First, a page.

Thus contrary to the claims of U.S. Attorney Patrick Fitzgerald, López Rivera is not a fanatical endorser of violence. In fact, he and all of the now freed Puerto Rican political prisoners have – on numerous occasions – renounced violence and have expressed a deep commitment to resolving Puerto Rico’s colonial status through civic means. Former President Clinton, who released 11 Puerto Ricans incarcerated for “seditious conspiracy” and offered to release López Rivera after an additional 10 years, affirmed publically that these individuals posed no threat to civil society. In contrast to the false allusions circulating the internet, López Rivera did not reject Clinton’s offer due to a commitment to violence. The truth of the matter is simply he did
not want to accept an offer not extended to all his co-defendants.
Each of the articles and blogs postings advocating the continued incarceration of López Rivera have unsuccessfully tried to wash away the wide and broad-based support for his release. In the past several months, over 20,000 letters of support have been sent to the Parole Commission. Support is also quite diverse, including community leaders, cultural workers, professors, politicians, family, and the public at large. As seen in the recent McKinney article, supporters of his release, like Congressman Luis Gutiérrez, have begun to be attacked directly in the press. The opposition fails not only to recognize the legitimacy of support, but also the fact that supporters like Gutiérrez are not alone. This freedom campaign counts on the expressed support of Congresspersons José Serrano and Nydia Velázquez (both of NY), Resident Commissioner Pedro Pierluisi, former Puerto Rico governor, Anibal Acevedo Vilá, mayors from across the island of Puerto Rico and elected officials from the following U.S. states: New York, Pennsylvania, Illinois, and Ohio. Moreover, he has received the support of Nobel Peace Prize honoree South African Archbishop Desmond Tutu and religious leaders throughout the U.S. and Puerto Rico.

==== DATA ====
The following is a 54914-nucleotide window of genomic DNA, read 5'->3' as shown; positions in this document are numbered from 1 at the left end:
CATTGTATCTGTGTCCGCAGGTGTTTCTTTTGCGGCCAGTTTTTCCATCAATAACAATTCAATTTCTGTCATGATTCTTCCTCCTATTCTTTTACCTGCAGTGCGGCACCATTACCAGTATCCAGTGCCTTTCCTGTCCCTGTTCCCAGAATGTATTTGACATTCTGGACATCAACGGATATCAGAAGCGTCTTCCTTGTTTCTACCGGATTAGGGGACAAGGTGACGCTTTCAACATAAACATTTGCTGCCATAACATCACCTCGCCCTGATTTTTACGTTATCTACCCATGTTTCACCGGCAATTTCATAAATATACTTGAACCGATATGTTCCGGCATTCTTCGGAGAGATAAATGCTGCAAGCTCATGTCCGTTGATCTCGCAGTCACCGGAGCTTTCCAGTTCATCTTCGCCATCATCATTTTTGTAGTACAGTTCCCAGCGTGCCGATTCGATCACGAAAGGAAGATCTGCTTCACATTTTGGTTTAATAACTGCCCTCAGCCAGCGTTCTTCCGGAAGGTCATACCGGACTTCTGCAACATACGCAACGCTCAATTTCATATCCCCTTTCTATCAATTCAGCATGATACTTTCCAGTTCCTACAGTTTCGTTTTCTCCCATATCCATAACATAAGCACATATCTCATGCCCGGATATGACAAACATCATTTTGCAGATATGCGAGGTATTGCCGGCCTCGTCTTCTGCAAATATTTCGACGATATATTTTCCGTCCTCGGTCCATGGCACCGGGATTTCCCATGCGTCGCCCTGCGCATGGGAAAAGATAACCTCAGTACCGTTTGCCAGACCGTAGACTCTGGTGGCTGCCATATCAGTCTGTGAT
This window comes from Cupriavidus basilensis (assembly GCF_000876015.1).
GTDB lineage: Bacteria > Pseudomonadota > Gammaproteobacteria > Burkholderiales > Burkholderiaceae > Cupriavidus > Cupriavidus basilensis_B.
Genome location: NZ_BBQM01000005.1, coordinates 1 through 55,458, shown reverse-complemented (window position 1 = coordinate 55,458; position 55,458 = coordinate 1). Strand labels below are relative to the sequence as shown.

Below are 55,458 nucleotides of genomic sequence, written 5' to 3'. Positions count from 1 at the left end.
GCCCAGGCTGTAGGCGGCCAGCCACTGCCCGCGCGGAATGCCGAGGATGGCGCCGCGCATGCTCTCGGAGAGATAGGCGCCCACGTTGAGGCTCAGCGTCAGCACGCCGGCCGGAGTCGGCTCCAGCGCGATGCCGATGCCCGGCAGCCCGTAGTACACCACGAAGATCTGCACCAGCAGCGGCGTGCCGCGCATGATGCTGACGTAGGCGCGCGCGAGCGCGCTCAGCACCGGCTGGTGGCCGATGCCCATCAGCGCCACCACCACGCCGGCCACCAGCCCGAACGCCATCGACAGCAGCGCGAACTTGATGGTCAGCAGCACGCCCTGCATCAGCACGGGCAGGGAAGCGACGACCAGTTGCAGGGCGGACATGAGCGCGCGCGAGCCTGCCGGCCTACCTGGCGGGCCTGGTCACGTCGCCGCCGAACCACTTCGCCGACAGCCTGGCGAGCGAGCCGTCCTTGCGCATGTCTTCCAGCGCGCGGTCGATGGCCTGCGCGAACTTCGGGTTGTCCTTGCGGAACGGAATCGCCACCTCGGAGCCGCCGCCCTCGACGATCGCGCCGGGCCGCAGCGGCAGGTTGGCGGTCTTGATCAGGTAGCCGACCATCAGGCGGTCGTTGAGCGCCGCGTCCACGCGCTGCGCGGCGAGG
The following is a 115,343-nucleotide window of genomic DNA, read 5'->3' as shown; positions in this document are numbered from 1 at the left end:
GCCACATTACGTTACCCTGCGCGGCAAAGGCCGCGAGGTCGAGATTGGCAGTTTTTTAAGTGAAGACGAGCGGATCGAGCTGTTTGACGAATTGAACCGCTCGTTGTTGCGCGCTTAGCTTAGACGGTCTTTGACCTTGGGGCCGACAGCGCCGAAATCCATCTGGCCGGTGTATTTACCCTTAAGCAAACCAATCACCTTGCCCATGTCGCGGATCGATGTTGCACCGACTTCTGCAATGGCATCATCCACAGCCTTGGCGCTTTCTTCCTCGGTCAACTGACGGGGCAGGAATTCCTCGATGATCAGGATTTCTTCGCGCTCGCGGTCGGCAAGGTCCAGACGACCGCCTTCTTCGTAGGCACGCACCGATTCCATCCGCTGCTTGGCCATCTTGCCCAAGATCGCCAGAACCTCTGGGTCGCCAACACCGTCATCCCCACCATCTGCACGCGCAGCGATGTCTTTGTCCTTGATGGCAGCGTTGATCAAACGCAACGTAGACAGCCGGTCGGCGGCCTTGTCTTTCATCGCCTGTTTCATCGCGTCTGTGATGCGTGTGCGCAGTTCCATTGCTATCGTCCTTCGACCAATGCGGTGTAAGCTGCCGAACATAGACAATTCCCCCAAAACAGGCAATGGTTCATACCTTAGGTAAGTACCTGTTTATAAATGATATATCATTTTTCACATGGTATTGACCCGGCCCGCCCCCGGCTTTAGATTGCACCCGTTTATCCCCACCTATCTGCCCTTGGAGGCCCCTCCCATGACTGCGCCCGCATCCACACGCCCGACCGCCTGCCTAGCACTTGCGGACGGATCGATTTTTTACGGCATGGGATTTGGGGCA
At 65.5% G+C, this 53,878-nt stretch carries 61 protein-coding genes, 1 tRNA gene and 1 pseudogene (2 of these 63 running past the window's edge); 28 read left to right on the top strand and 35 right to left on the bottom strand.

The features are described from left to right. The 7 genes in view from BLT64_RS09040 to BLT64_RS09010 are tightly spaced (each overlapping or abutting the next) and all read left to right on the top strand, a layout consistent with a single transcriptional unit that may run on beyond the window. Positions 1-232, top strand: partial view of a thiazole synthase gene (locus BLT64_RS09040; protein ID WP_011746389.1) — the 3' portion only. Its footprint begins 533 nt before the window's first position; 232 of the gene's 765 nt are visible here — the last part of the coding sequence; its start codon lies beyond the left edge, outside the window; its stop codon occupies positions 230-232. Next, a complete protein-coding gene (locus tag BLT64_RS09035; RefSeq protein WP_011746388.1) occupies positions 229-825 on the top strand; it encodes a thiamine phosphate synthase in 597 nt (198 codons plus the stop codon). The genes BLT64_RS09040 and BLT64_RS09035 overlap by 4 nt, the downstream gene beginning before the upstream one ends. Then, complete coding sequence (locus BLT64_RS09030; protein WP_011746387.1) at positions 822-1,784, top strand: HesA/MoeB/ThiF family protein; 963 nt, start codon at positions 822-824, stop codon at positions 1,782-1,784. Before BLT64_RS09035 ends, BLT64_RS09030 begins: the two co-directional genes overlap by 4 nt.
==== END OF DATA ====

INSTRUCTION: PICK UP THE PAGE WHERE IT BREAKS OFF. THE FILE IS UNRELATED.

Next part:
For the past three decades – twelve of which spent in a sensory depravation unit – Oscar López Rivera has been confined inside prison walls. Though he was never convicted of taking a life or harming anyone, he has received a longer prison sentence typically given for murder, rape, or child molestation. A parole appointed examiner recently recommended that López Rivera serve an additional 15 years. Mind you, he is already 68 years old. In addition to attempting to erase the facts of his case, they have also tried to erase the fact that López Rivera is an accomplished writer, thinker and artist. They willfully ignore his history of community activism, his Bronze Medal of Honor received in Vietnam, and his life work of fighting for a more equitable and humanistic world. His family and the Nation of Puerto Rico desperately await his return to his homeland. His continued incarceration is a human rights violation of the first order. It is time to bring Oscar López Rivera home. Anything less is a grave injustice, motivated not by the facts of his case, but by an ideological agenda opposed to freedom. Free Oscar!
To support and learn more about the
Oscar López Rivera Freedom Campaign
Commentary by Michael Rodríguez Muñiz